|| SP30130 |
|| SPANISH LANGUAGE |
|| 2007/2008 |
|| Dr Jose M Goni Perez |
|| Semester 2 (Taught over 2 semesters) |
|| Miss Maria Porras Sanchez |
|| (Normally) Eligibility for entry to Level 3 Spanish. |
| Course delivery
|| Lecture || 2 hours per week |
|| Seminars / Tutorials || 2 hours per week |
|Assessment Type||Assessment Length/Details||Proportion|
|Semester Exam||1x3 Hours written exam||30%|
|Semester Exam|| Oral Examination: The oral examination takes the form of a 20-minute interview with two members of staff (one of whom may be the external examiner, or who may join). During this interview the candidate will be asked: (a) to offer a brief presentation (maximum 5-7 minutes), in Spanish, on a selected topic and (b) to engage in a general conversation, arising in the first instance from the presentation itself. The topic will be drawn from one of 8-10 topics covered during the final-year oral classes. Only one topic will be provided per candidate. Candidates thus need to be prepared to discuss a wide range of topics.
The presentation topic will be provided to the candidate 20 minutes before the examination (exact arrangements will be on the notice-board well before the examination). Candidates are reminded that they are not allowed to read from a script; they may not bring extensive notes to the examination (notes will be collected at the end of the examination); they must not deliver a previously learnt speech. The presentation should lead into (and be constructed so as to lead into) a conversation and further discussion of the topic. A more general conversation will follow.||20%|
|Semester Assessment|| Eight written assignments (4 under exam conditions) 20%; Oral 10%; Listening comprehension 20%. ||50%|
|Supplementary Exam||3 Hours 1 x 3-hour written examination (unless ONLY the oral component is failed, in which case the supplementary exam will be an oral examination).||100%|
By the end of the module, if you have made satisfactory progress, you will be able to:
- quantify your own improvement in Spanish vocabulary, grammatical knowledge and spoken language since before going abroad
- translate idiomatically into and out of Spanish, using factual or fictional texts
- translate selected unseen passages in class
- prepare passages for translation and discussion in class
- explain and justify your own choice and use of different linguistic registers
- demonstrate active command of stylistic levels of Spanish
- demonstrate competence in preparing effectively for essay-writing: structuring work, constructing logical argument and expressing ideas in the appropriate linguistic register
- apply language skills acquired in Spanish, and during the year abroad, with particular emphasis on achieving as native-like a pronunciation as possible
- express yourself with confidence using a rich and varied vocabulary
- apply orally the complex vocabulary and grammatical structures introduced in written classes
- present independently prepared material in spoken or written Spanish
- analyse and discuss complex Spanish texts
- give detailed insight into Spanish cultural and political affairs
Language modules have, as an integral part of their structure, regular homework assignments and class tests as well as end of year examinations. All assessment is designed to measure your progress against learning outcomes at the appropriate level.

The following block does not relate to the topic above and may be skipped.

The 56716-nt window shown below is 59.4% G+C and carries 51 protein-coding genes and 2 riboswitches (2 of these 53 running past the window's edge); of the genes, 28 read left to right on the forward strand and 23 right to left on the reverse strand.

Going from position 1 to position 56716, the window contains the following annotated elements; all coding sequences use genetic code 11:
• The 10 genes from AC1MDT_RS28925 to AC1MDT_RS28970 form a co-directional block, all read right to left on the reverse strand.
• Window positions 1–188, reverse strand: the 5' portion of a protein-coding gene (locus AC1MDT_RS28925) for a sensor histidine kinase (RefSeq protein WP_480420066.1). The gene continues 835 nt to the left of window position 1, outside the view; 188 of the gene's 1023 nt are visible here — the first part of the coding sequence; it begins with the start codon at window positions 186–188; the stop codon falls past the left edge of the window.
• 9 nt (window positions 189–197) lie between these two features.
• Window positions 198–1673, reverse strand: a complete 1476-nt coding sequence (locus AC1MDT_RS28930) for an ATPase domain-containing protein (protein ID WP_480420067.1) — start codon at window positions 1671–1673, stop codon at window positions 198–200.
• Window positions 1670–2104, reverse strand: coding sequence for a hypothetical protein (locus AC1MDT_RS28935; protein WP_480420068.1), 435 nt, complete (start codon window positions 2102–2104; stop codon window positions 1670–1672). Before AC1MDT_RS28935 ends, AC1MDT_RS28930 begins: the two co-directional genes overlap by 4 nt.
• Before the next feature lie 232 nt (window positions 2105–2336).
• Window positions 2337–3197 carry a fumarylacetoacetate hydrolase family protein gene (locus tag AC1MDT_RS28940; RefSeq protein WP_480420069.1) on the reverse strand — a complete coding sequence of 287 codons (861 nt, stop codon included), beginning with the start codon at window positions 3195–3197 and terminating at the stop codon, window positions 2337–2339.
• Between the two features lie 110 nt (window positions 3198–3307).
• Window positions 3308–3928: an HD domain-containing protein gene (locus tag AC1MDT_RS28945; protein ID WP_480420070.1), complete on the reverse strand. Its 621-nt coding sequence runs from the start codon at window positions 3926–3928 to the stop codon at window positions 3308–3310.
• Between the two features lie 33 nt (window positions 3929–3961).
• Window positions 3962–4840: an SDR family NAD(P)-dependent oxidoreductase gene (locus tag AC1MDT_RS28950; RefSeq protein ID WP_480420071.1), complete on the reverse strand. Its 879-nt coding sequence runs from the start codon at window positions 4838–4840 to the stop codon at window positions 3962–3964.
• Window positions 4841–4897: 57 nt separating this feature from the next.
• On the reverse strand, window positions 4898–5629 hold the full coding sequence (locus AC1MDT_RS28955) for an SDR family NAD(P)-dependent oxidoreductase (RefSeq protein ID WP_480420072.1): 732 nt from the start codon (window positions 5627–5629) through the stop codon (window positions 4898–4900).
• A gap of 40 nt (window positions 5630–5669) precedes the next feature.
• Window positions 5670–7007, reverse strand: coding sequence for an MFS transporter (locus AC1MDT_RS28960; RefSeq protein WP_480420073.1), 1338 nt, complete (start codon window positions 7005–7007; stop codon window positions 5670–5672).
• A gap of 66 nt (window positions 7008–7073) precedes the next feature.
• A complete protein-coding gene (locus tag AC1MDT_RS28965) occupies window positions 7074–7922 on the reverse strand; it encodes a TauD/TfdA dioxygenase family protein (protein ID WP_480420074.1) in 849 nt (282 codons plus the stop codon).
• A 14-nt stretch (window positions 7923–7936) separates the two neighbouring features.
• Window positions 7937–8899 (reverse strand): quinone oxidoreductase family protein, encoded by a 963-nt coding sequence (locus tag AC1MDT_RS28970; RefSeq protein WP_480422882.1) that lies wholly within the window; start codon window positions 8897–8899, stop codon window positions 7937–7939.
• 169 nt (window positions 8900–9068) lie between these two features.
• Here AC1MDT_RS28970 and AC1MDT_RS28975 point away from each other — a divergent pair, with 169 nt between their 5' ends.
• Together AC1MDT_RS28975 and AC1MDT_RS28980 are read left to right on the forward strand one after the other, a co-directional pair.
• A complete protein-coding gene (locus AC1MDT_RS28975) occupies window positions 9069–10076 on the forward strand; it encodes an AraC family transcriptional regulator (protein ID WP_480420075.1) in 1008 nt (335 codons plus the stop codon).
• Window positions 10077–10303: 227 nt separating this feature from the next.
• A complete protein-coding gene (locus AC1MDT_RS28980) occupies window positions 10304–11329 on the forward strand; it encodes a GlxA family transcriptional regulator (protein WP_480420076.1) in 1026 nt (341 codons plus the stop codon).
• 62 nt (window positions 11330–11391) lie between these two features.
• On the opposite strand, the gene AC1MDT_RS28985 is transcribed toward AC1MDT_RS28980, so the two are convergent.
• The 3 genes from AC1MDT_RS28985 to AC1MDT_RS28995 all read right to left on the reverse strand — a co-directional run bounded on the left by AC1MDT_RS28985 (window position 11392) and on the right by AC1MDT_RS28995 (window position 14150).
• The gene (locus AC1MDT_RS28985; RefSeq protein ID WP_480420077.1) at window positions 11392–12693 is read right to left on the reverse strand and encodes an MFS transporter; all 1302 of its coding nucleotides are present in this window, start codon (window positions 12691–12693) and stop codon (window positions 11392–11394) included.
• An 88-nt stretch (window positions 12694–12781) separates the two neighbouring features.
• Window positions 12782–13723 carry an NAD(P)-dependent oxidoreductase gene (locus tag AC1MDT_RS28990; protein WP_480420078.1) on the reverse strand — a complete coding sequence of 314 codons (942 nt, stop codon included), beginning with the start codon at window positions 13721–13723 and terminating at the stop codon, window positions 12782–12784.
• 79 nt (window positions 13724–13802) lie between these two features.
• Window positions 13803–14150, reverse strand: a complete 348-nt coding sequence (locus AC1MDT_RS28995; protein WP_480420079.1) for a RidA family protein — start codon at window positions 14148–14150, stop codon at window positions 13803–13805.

Written language skills, including translation from and into Spanish; linguistic registers, stylistic exercises, grammar revision; use of CALL. Acquisition of oral and aural skills in Spanish, conversation.
The module is intended to consolidate, develop and refine the linguistic ability of students after their intercalary year in both written and spoken language. A fortnightly class concentrates on the study and use of different types of linguistic concepts and registers, utilizing translation, free expression and expansion, while the weekly class consists of various types of written and spoken exercises, including essay, precis, comprehension, unseen translation, commentary and debate. The remaining cycles of the course-book prescribed at Level 2, 'A que no sabes ...? It will also be used a range of real radio listenings comprehensions in class and independently by students in the Language Laboratory. The weekly conversation class consolidates and develops communicative skills a range of different topics will be convered during the year . In this class students will be required to offer a presentation on a given topic in part fulfilment of the purposes of continuous assessment. Students are expected to participate actively in all classes and to use the CALL programme, cassettes and television facilities as requested.
Eight pieces of written work will be required over the year, of which half will be completed in class: these will count for double the weighting of the exercises completed outside the classes. If assessed work is missing, the module marks (for this element of the assessment) will be reviewed at the end of the year. If you have a valid and documented reason for non-submission, the average of the CA will be calculated across the marks of work which was received. If there was no such reason, then a mark of zero will be entered and the average will be calculated across teh full raneg of required work.
** General Text
Lourdes Miquel Lopez y Neus Sans Baulenas (1989) ¿A que no sabes ...? Curso de perfeccionamiento de espanol para extranjeros
6th. Edelsa, Madrid
** Recommended Text
Del Moral, Rafael (2003) Manual práctico del español coloquial
Madrid: Editorial Verbum 8479622547
This module is at CQFW Level 6